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    ABSTRACT: Somatic mosaicism for DNA copy number alterations (SMC-CNAs) is defined as gain or loss of chromosomal segments in somatic cells within a single organism. As cells harboring SMC-CNAs can undergo clonal expansion, it has been proposed that SMC-CNAs may contribute to the predisposition of these cells to genetic disease including cancer. Herein, the gross genomic alterations (>500 kbp) were characterized in uninvolved mammary glandular tissue from 59 breast cancer patients and matched samples of primary tumors and lymph node metastases. Array based comparative genomic hybridization showed 10% (6/59) of patients harbored 1 - 359 large SMC-CNAs (mean: 1328 kbp; median: 961 kbp) in a substantial portion of glandular tissue cells, distal from the primary tumor site. SMC-CNAs were partially recurrent in tumors, albeit with considerable contribution of stochastic SMC-CNAs indicating genomic destabilization. Targeted resequencing of 301 known predisposition and somatic driver loci revealed mutations and rare variants in genes related to maintenance of genomic integrity: BRCA1 (p.Gln1756Profs*74, p.Arg504Cys), BRCA2 (p.Asn3124Ile), NCOR1 (p.Pro1570Glnfs*45), PALB2 (p.Ser500Pro) and TP53 (p.Arg306*). Co-occurrence of gross SMC-CNAs along with point mutations or rare variants in genes responsible for safeguarding genomic integrity highlights the temporal and spatial neoplastic potential of uninvolved glandular tissue in breast cancer patients. This article is protected by copyright. All rights reserved. This article is protected by copyright. All rights reserved.
    Human Mutation 07/2015; DOI:10.1002/humu.22845 · 5.14 Impact Factor
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    • "Mutated caspase 8 defined a new molecular subtype of OSCC with fewer copy number alterations. Copy number gain of the FGFR1 gene is present in HNSCC (31%), and this gene is amplified in 7% of these tumors (Beroukhim et al., 2010; Mermel et al., 2011; Lin et al., 2014). Clinical trials for several FGF receptor small molecule inhibitors are underway (Lin et al., 2014). "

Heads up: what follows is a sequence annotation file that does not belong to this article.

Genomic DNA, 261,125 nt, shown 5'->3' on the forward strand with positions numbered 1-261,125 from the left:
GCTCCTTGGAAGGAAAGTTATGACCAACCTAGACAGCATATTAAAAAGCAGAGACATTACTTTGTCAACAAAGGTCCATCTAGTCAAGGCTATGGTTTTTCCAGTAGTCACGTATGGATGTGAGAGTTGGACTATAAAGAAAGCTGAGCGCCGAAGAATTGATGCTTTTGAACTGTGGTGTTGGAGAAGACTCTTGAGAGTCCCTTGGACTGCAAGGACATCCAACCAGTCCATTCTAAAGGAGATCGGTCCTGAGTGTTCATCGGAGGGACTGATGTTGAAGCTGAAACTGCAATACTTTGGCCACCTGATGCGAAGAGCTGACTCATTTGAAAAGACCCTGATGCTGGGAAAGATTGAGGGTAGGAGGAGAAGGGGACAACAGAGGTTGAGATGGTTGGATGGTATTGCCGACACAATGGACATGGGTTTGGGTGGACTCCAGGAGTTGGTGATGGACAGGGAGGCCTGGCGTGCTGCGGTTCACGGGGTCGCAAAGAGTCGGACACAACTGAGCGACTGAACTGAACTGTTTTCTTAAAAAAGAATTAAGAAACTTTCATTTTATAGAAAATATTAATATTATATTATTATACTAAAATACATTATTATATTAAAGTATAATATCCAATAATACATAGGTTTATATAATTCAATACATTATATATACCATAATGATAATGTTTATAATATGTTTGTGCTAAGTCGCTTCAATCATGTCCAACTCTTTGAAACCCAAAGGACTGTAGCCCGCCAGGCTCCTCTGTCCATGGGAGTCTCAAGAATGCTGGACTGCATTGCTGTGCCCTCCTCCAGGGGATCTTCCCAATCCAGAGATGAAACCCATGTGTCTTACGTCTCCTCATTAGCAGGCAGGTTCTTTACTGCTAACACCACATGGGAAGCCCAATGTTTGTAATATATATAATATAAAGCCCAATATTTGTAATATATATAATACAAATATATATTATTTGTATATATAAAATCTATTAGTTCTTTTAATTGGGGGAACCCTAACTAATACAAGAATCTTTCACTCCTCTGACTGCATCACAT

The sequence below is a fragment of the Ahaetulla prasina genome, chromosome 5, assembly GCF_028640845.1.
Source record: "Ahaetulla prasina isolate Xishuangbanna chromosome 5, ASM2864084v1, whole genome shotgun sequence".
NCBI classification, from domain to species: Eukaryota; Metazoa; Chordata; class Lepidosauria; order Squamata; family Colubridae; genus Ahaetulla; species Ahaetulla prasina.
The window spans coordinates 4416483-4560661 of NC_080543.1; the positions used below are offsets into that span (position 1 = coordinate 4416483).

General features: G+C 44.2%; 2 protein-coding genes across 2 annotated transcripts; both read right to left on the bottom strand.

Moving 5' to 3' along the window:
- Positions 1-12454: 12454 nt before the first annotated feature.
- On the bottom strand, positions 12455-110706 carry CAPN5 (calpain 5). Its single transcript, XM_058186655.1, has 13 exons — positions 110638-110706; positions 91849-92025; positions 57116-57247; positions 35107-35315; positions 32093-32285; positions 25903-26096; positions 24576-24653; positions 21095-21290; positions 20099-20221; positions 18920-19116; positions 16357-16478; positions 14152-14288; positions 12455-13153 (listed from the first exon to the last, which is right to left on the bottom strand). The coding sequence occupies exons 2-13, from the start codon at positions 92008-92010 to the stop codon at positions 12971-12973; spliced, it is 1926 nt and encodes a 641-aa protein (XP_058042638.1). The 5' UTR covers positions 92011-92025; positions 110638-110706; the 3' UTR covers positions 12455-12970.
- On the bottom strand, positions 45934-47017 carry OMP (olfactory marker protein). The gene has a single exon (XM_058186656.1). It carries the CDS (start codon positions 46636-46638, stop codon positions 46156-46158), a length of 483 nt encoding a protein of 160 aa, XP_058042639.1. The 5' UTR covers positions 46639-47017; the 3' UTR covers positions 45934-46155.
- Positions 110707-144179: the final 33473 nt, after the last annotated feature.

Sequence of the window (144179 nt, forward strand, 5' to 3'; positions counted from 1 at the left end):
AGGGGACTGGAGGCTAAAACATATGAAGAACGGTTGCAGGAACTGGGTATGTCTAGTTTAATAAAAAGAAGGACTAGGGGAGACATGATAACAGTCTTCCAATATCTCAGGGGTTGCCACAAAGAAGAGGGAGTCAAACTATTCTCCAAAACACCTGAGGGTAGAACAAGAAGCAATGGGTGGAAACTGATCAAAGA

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    ABSTRACT: Cytogenetic alterations underlie the development of head and neck squamous cell carcinoma (HNSCC), whether tobacco and alcohol use, betel nut chewing, snuff or human papillomavirus (HPV) causes the disease. Many of the molecular genetic aberrations in HNSCC result from these cytogenetic alterations. This review presents a brief introduction to the epidemiology of HNSCC, and discusses the role of HPV in the disease, cytogenetic alterations and their frequencies in HNSCC, their molecular genetic and The Cancer Genome Atlas (TCGA) correlates, prognostic implications, and possible therapeutic considerations. The most frequent cytogenetic alterations in HNSCC are gains of 5p14-15, 8q11-12, and 20q12-13, gains or amplifications of 3q26, 7p11, 8q24, and 11q13, and losses of 3p, 4q35, 5q12, 8p23, 9p21-24, 11q14-23, 13q12-14, 18q23, and 21q22. To understand their effects on tumor cell biology and response to therapy, the cytogenetic findings in HNSCC are increasingly being examined in the context of the biochemical pathways they disrupt. The goal is to minimize morbidity and mortality from HNSCC using cytogenetic abnormalities to identify valuable diagnostic biomarkers for HNSCC, prognostic biomarkers of tumor behavior, recurrence risk, and outcome, and predictive biomarkers of therapeutic response to identify the most efficacious treatment for each individual patient's tumor, all based on a detailed understanding of the next generation biology of HNSCC. © 2014 Wiley Periodicals, Inc.
    Genes Chromosomes and Cancer 12/2014; 53(12). DOI:10.1002/gcc.22214 · 4.04 Impact Factor